At Zoonimar locality in Srinagar, Ghulam Nabi is busy garnering a bunch of newly sprouted collards, spinach and cherry belle radish in a wicker basket, in his neatly trimmed rectangular kitchen garden.
After filling the basket to its brim with vegetables, he places it on the porch of his house and divides them equally in two proportions. “One is for my sister who lives nearby, and another for me. In these times, kitchen garden is really a blessing,” said Ghulam Nabi, sitting on a porch of his house.
Ghulam Nabi deals in furniture items and usually hires labourers to hoe his kitchen garden at his home, due to his busy schedule. However, with COVID-19 pandemic bringing every activity to grinding halt, he from past some weeks has taken up his “old hobby”.
From past many weeks, due to COVID-19 making it imperative for people to stay indoors and maintain social distancing, many are passing their time tending to their kitchen gardens. These days people, particularly on Srinagar outskirts, can be seen spending good time in tilling and growing vegetables in their kitchen gardens.
Sensing people’s penchant for kitchen-gardening amid COVID-19, Agriculture Department has also made a “timely intervention” under its new ‘Aayein Sabzi Ugayein’(let’s grow vegetables) program, under which the department is providing seasonal saplings of various vegetables to people.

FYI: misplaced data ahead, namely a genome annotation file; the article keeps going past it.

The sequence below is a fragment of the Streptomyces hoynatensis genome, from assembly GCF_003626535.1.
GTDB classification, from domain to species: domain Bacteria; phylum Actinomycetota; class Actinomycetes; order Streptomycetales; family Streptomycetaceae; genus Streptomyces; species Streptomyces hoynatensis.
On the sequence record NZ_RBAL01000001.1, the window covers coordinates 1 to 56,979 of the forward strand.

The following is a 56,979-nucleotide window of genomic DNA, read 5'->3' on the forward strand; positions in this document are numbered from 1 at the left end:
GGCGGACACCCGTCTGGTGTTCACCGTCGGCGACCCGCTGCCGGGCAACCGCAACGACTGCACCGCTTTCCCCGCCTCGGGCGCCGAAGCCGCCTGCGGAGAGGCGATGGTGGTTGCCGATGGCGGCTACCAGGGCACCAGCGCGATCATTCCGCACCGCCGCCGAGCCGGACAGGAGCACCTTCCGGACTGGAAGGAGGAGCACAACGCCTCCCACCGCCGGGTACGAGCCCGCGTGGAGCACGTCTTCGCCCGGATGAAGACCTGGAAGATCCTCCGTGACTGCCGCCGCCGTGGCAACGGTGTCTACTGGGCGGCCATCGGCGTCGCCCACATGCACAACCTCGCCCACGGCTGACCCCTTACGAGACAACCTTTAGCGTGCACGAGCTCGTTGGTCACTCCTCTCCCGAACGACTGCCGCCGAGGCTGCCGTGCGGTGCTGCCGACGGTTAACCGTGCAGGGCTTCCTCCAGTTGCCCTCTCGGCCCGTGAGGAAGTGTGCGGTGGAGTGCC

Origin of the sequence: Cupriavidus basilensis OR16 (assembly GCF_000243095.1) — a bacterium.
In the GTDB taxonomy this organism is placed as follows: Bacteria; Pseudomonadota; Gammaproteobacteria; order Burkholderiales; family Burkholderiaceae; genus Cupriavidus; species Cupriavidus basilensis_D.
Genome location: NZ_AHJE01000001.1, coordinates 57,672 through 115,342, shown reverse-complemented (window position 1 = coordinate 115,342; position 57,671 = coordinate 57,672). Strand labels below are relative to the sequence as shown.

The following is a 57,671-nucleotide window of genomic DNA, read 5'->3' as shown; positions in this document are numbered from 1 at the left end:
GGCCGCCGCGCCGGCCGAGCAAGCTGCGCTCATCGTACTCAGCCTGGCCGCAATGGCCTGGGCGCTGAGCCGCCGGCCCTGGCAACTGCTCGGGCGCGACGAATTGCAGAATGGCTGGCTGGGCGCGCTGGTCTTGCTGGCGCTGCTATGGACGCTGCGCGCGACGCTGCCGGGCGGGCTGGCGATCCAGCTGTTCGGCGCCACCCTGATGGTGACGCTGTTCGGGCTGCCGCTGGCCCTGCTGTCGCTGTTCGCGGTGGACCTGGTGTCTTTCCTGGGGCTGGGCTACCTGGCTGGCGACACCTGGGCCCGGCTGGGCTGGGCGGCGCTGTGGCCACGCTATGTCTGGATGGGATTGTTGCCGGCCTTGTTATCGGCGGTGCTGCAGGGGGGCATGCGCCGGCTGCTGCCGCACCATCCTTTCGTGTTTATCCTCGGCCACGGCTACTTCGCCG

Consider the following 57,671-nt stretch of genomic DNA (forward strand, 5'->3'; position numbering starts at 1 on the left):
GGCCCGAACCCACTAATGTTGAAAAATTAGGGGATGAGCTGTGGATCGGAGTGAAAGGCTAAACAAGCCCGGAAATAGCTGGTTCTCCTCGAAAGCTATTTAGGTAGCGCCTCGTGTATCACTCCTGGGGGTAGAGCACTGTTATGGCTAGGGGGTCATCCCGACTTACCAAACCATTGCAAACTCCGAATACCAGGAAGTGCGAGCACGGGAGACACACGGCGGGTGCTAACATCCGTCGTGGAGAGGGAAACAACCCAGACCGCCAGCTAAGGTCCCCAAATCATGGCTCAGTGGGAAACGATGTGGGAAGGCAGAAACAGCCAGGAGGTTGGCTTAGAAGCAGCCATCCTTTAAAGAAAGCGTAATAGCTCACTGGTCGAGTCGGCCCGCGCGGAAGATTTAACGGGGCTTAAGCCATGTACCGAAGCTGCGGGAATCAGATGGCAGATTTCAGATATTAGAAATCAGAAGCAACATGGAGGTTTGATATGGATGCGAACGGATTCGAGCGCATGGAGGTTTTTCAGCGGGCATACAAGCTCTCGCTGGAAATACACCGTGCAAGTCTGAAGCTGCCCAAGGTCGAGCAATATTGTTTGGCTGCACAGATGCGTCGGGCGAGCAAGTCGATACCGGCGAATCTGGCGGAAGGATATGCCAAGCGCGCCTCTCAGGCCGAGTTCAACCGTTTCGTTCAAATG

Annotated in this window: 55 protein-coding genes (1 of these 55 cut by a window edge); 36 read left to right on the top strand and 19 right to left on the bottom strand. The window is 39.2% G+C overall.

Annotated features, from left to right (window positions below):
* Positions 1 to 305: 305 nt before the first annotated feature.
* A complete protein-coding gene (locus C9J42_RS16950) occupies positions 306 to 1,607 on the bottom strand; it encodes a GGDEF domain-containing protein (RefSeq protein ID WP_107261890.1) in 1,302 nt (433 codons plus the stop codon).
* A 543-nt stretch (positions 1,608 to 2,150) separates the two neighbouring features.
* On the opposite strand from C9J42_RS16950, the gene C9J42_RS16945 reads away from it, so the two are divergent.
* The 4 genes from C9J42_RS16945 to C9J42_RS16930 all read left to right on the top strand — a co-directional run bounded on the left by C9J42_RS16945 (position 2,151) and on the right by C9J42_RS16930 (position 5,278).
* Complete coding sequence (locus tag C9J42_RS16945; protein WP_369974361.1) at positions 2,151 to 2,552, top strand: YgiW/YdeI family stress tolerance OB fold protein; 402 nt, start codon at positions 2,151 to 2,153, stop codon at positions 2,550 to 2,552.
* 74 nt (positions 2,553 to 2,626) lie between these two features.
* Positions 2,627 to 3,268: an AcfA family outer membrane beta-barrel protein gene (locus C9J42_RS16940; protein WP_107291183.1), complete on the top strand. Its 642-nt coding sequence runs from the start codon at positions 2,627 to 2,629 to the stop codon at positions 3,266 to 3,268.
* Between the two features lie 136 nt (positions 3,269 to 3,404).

“We are providing cucurbits including gourd, cucumber, tomato and collards. Besides, we are also providing exotic vegetable seeds of broccoli and lettuce to people,” said Joint Director Agriculture Kashmir, Chowdhary Mohammad Iqbal.
He said this season the department has increased the production of vegetable saplings considering that the dealers selling seeds and vegetable saplings are shut.
“There is a huge demand for vegetable saplings with almost every household having a kitchen garden. This is also the time, where we want to help people,” said Iqbal.
Until now, Iqbal estimates that around 50 lakh saplings have been provided to people across Kashmir, with the department’s Lal Mandi center alone selling around 13 lakh vegetable saplings to the people.
“We are producing more saplings under controlled conditions to meet the demand,” he added.
Doctors also welcome people’s interest in kitchen gardening particularly in these times. “This kind of activity is not only good for people with diabetes and other co-morbidities; it also helps people in stressful atmosphere to remain preoccupied. Besides, new research indicates that activities like these increases bone mass,” said Dr Afaq Jalali.
He said: “Remaining busy in kitchen garden activity also exposes you to sunlight, which is a source of vitamin-D. Kashmiris usually are deficient in vitamin-D due to habit of remaining indoors. It is also an opportunity to fill our bodies with vitamin-D”.
Dr Feroz Ahmad said tending to the kitchen garden brings down glycemic and lipid levels. “Though a person cannot be an immortal, but with activities like this, he lives a healthy life,” he said.
Back, at Zoonimar Ghulam Nabi says he has got “every delicacy” in the world at his lunch table, only possible through “sweating it out” in kitchen garden.
“In crisis, if your taste buds are satiated, what else you need. It is a blessing,” he says as he gets himself ready for a second round of hoeing in his kitchen garden after a nap.